Wednesday, July 1, 2015

Thai tangrams and pattern blocks (math games grades 1-3)

Grade 1

Homework 100 board
For homework, both students colored their 100 board to emphasize even numbers. They were excited to talk about the pattern the recognized: stripes on the page. This links back and we used to compare with one of the later patterns in our warm-up.

Warm-up patterns
Following our clapping patterns from last time, I thought it would be helpful and fun to add a visual component. I repeated the pattern cubes activity from last year.

For each pattern, I reveal one cube, then ask them to guess what color comes next and why. After we revealed the whole pattern, then we would clap the pattern, using hand claps for one color and lap claps for the other color of the pattern.

For the alternating pattern (in our case, red-pink-red-pink) we compared with their 100 board pictures of evens and odds.

Have blocks, will use them
After going through the patterns, the kids wanted to play with the cubes. They did several impromptu investigations, partly inspired by the fact that they both ended up with different collections of cubes. Here were some questions we discussed:

  • how many block do they each have? Turned out to be 14 and 21.
  • how many blocks are there all together?
  • are there an even or odd number?
  • which color is more?
  • what are some different ways we could group and count?
Dotty six
The kids played dotty 6 with dice. This was something we discussed two weeks ago with the 2nd and 3rd grade classes.

Play dotty 6 (or dotty 10) with their parents and color the multiples of 3 on the 100 board.

Grades 2 and 3

Tangram investigations
After working on creating some animal and letter outlines, the kids were already pretty familiar with the 7 piece tangram set. This time, we added some more structure to the investigations:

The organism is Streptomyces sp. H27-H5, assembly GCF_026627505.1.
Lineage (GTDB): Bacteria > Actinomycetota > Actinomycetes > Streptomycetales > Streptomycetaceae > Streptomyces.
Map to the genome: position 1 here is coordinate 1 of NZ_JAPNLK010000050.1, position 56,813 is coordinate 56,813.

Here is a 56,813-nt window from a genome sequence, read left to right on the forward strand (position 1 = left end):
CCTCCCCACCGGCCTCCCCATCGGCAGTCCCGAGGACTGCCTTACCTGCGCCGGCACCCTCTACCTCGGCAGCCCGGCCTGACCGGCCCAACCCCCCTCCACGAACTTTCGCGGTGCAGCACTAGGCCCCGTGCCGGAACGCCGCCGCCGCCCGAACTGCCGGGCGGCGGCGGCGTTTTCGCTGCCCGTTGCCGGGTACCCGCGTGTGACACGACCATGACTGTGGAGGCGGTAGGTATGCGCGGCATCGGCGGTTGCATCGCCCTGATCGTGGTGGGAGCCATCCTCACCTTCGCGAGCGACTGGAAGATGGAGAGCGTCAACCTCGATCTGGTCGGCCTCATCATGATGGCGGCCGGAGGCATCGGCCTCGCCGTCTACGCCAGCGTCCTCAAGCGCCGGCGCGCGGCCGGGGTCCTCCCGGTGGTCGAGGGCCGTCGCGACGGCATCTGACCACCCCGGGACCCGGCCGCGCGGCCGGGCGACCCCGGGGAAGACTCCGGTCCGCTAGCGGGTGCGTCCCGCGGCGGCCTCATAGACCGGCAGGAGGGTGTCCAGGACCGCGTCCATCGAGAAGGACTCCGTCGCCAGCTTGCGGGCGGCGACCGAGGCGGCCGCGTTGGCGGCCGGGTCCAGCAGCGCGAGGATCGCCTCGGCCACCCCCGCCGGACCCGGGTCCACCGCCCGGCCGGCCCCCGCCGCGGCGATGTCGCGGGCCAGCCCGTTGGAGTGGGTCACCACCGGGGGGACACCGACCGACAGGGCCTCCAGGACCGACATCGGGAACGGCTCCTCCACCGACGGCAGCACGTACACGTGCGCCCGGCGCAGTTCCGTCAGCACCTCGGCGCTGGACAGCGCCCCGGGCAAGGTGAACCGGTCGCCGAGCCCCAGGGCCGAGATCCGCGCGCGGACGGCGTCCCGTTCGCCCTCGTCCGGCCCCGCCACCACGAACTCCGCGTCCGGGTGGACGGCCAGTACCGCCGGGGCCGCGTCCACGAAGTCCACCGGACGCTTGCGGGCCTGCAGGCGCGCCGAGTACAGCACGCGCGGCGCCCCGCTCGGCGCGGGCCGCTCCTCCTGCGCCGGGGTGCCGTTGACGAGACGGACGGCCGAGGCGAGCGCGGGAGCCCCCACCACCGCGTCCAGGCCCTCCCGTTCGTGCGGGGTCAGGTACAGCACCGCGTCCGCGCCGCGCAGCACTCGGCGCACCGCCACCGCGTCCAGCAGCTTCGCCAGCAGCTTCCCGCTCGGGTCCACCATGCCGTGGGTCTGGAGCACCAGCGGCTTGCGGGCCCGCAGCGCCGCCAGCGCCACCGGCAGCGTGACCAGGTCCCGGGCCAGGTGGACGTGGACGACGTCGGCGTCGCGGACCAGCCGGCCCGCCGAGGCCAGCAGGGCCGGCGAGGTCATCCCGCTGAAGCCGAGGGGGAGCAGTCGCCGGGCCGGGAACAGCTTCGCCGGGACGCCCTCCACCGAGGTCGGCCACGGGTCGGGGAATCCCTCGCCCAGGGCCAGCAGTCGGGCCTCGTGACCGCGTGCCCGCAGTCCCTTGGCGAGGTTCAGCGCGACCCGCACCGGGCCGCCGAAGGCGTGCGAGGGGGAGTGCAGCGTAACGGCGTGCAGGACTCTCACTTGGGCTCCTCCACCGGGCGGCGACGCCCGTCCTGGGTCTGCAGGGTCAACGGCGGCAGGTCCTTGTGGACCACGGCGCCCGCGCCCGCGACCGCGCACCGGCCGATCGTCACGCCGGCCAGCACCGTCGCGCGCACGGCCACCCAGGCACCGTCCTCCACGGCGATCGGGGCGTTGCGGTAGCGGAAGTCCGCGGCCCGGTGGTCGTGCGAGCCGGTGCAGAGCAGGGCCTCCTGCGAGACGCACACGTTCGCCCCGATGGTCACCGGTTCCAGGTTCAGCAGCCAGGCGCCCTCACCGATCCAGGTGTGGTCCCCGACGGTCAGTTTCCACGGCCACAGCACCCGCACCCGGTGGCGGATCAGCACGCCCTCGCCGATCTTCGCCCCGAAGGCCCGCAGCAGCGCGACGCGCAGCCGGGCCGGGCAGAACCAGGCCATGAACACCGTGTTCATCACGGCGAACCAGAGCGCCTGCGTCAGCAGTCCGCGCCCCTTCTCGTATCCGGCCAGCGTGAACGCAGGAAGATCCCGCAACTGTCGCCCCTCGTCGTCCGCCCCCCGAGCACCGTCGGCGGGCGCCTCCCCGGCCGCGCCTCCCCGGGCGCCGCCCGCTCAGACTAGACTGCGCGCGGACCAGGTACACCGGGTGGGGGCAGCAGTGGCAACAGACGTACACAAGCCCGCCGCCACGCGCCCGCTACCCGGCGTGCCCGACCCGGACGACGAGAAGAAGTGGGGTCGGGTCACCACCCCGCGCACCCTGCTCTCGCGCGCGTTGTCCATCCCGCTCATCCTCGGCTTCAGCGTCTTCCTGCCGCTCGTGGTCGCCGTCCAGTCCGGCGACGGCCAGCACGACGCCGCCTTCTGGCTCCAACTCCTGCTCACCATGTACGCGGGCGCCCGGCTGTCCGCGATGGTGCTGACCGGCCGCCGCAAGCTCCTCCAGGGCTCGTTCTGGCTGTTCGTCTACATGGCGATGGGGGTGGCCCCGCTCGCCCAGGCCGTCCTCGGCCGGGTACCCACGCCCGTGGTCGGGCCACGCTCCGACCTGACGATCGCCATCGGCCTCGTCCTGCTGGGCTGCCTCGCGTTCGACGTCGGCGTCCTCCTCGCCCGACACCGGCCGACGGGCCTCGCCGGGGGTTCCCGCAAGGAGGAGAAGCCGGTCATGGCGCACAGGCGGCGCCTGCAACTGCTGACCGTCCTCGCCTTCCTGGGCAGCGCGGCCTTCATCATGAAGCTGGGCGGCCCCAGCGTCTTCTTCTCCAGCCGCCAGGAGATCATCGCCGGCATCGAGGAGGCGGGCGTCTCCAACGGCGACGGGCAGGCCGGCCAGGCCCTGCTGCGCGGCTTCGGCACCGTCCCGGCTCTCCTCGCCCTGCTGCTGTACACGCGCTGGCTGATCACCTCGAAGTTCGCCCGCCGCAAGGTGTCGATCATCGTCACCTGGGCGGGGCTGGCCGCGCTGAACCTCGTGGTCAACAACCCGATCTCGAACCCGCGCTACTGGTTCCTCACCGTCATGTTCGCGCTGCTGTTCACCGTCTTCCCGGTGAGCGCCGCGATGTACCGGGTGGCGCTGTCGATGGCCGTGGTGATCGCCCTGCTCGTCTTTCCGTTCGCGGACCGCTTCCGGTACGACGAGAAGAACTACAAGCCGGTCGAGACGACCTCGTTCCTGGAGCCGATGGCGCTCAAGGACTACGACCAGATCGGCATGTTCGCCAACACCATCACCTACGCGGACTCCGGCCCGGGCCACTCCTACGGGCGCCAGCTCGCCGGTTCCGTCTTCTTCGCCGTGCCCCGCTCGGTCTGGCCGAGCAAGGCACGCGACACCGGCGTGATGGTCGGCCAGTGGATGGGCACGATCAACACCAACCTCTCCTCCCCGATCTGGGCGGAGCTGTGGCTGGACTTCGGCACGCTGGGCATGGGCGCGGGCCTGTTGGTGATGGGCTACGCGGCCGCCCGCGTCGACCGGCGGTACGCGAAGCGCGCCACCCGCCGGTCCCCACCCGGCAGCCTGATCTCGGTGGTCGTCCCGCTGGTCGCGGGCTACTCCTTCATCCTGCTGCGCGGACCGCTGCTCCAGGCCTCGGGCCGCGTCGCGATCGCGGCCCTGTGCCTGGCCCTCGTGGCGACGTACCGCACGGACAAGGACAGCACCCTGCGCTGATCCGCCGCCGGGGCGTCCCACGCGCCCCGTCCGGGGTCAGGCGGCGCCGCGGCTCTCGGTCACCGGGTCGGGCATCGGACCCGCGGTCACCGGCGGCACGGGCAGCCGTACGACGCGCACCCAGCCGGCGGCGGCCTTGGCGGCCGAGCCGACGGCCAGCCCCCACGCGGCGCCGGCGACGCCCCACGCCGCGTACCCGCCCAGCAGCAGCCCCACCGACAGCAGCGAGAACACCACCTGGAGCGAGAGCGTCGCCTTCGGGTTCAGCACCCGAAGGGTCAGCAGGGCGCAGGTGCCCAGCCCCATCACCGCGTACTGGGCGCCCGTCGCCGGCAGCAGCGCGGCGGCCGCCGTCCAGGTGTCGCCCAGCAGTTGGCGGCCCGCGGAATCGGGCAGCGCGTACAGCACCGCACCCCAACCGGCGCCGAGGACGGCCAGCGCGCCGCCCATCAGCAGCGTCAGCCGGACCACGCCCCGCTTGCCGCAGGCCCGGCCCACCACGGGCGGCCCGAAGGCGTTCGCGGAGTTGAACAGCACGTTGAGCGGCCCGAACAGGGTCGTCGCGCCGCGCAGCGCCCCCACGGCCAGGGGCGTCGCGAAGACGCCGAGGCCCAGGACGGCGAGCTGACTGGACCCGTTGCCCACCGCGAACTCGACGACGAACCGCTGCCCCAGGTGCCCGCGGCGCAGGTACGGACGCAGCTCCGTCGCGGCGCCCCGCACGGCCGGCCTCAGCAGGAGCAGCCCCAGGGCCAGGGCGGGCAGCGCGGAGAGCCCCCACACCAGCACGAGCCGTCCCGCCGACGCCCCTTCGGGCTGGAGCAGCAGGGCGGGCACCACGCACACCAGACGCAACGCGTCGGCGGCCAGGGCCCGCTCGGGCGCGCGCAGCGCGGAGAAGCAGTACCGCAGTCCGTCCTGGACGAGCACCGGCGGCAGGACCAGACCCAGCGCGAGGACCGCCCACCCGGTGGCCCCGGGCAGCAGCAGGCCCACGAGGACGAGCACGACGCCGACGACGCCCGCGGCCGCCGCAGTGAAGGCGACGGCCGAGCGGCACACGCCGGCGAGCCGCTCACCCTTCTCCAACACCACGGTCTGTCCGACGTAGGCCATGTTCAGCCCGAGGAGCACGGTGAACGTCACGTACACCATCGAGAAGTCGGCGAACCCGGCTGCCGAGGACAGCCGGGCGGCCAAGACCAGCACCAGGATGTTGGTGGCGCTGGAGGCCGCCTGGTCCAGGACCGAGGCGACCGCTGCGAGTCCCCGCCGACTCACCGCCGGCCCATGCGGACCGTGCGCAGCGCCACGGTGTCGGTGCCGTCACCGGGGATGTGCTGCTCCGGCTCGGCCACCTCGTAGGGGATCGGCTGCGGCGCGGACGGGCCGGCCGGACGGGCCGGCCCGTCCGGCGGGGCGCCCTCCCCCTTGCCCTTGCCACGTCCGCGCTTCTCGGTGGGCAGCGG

1. sort the pieces by number of sides
  2. Create new triangles from subsets of their 7 piece sets. These can be hard because the kids have the extra complication of needing to decide which pieces to include and which to exclude:
    • Make a triangle from 2 pieces, 4 pieces, 5 pieces
    • Make non-square rectangles of with different numbers of pieces
    • Make a square from 2 pieces, from 4 pieces, from 5
  3. Order the pieces from smallest to largest. This generated a lot of discussion for the shapes that were difficult to directly compare, particularly the square, the middle size triangle, and the parallelogram
    • Which pieces are the same size?
    • What are your reasons for the ordering? How do you know what is larger?
  4. Area calculations: taking the smallest triangle as a unit, what is the area of all the other shapes? What is the area of all the shapes together?
  5. Create squares using different numbers of pieces: 1 - 7. Are there any numbers which don't have a solution? What is the area of each square? Are there different ways to do it, for example, 3-piece squares that have different areas? 
Thai letters
Josh made 4 Thai letter outlines for ก จ อ ช:

The kids have several associated challenges:
  1. find solutions for Josh's outlines
  2. make their own, improved, versions of Josh's letters.
  3. make their own Thai letter, vowel, tone mark, or number
Looking online, we couldn't find any tangram puzzles involving Thai letters, so this is our gift to the rest of the world!

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